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[Page 282]

My Experiences in the Shtetl Jadow

by Henia Garbovski (Friedman) (Benei Berak)

Translated by Yocheved Klausner

My Jewish Shtetl Jadow is in ruins. The Jewish way-of-life, so characteristic of Jadow, was erased. When I think of the tragedy that has befallen us, my memory becomes alive with remembrances from the past.

I remember my parents – always working hard, surrounded by small children. Later, when the children have grown up a little, the parents began worrying about what to do with their lives.

I was the oldest. As soon as I finished elementary school, they began thinking what to do with me. To continue my studies was out of the question, because it presented no chance for “a future.” At that time, in Poland, access to liberal professions was restricted for Jews. It was also difficult to practice crafts or commerce, since most Poles boycotted the Jews. The result was that the Jews in our shtetl lived in very difficult economic conditions. As the children grew up there was no occupation waiting for them. The parents themselves struggled to make a living; for the youth there was no future, and most of the young men and women left for Warsaw, looking for any work available.

Despite all these challenging and demanding conditions, and as small as the town was, a ramified and intensive social life flourished in the shtetl. Many of the young people were members of the Zionist-Socialist movement, which connected the future of the Jewish People with Eretz Israel. There were other parties a swell – each party conducted cultural activity and attracted the youth to a rich social life.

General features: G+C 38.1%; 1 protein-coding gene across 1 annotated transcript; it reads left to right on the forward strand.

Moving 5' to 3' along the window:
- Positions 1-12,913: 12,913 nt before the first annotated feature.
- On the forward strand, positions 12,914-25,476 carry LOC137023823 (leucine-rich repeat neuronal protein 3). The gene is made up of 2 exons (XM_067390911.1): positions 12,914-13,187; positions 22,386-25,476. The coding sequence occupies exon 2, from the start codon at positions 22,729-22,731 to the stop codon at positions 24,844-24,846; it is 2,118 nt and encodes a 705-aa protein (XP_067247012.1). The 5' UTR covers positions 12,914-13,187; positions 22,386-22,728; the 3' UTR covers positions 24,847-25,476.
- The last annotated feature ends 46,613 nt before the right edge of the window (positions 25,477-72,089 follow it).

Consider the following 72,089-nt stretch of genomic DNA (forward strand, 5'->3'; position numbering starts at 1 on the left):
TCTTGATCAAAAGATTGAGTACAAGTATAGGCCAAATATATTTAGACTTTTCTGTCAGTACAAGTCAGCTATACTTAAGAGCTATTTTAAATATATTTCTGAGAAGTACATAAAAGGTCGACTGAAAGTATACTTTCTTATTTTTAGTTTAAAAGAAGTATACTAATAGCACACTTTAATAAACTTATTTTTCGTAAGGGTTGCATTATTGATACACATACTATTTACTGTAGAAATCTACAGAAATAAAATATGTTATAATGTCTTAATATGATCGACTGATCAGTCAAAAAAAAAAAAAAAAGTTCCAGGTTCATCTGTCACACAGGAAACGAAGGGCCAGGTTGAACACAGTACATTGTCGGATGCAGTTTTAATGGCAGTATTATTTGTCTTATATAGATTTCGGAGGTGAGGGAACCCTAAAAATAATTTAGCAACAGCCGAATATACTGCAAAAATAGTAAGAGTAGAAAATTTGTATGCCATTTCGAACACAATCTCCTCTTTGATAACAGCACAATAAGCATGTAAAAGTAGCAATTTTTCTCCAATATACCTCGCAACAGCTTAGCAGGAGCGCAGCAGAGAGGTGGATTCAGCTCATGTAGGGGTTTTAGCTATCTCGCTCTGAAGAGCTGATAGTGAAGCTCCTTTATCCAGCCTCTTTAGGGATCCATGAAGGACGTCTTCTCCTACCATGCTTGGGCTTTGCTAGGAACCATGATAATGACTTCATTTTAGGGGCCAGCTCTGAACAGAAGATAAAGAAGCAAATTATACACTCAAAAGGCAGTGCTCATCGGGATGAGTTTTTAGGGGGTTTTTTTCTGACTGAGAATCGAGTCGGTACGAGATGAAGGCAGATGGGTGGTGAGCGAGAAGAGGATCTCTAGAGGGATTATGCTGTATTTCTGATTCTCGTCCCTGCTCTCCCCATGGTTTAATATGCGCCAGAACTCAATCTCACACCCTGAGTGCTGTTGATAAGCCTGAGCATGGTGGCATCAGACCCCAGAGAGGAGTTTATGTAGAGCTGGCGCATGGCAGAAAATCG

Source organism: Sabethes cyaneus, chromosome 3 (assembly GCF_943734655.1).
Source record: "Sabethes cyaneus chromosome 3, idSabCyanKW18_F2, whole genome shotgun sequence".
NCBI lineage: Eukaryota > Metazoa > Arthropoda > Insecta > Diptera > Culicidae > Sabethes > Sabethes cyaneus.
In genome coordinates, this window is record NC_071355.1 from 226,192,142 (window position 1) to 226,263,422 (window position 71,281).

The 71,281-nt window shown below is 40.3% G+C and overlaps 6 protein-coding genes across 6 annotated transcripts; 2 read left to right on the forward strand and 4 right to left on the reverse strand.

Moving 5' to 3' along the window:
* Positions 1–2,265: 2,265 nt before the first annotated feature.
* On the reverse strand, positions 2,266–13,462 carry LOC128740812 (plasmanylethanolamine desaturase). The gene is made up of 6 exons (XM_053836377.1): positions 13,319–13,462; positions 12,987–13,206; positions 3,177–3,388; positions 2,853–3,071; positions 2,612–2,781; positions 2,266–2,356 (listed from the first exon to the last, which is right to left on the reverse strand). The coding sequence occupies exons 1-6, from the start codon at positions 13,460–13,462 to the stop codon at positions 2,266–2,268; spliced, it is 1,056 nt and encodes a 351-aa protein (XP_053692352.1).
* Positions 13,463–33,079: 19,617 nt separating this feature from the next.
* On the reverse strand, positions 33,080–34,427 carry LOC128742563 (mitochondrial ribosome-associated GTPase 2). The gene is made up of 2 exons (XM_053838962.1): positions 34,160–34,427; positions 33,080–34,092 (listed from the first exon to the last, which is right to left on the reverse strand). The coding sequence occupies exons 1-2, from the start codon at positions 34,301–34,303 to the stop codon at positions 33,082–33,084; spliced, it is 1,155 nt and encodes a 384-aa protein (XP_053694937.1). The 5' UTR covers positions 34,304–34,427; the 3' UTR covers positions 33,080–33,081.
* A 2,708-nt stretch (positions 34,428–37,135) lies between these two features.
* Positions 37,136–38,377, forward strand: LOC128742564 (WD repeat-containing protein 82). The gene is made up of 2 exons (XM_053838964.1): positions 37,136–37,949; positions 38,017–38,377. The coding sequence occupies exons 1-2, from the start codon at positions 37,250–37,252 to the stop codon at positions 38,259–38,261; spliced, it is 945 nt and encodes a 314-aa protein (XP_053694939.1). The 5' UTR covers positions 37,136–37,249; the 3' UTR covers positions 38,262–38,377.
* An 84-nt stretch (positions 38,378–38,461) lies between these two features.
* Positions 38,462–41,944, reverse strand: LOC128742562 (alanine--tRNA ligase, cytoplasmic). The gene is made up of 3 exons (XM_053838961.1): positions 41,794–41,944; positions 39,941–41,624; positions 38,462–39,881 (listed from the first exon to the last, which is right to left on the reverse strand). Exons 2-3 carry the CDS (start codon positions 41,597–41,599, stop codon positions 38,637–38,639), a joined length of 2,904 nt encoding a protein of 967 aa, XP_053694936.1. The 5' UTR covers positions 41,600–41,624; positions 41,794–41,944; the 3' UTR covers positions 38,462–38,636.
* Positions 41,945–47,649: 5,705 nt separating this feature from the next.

Several weeks before the outbreak of WWII, the Jadow Magistrate

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published an appeal to the population to volunteer to dig trenches as shelters against air attacks. Shovels and rakes were provided and Poles and Jews alike went daily to work. However, not much was achieved and soon the war started. Like black clouds, German aircraft covered the skies and spread death and destruction.

 

 
Velvel Vans,
the barber-surgeon in town
  Velvel's wife,
the town's midwife

 

With the German occupation of Jadow, the difficult and painful life of the Jews in town began. One morning, Germans broke into Asher's store and began throwing merchandise out in the street. Peasants from the nearby villages arrived, to profit from the Jewish tragedy and enjoy the Jewish goods. However at the time there were still some honest Christians, who stopped the wild crowd, saying “one cannot get warm from another's toil.”

From my memory, my experiences of those horrible days unwrap:

I went out on the street and saw how they were catching Jews and driving them to the market place. Jewish women came out

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with tears in their eyes begging the Germans to free their husbands and fathers. The Germans answered mockingly: “Bring brooms so they can clean their soiled streets.”

Several weeks before Rosh Hashana [the Jewish New Year] a group of Jews appeared in town, guarded by armed Germans. They were brought from the shtetl Plonsk. The Germans drove them into the synagogue. They had not eaten any food for several days. They were emaciated, tortured, unorganized. The Jadow Jews flocked to the synagogue and brought the suffering Jews something to eat. My family was among those who carried help: my aunts Henia and Yehudit and my mother. The synagogue was locked, only one window was open and an old German stood guard. Luckily he “looked away” and the food was taken inside.

After a few days, the Germans drove the Plonsk Jews back to their shtetl.

I lived through a horrible war. When I came back to Jadow and saw the great disaster, I decided to continue the rest of my life in Eretz Israel.

 

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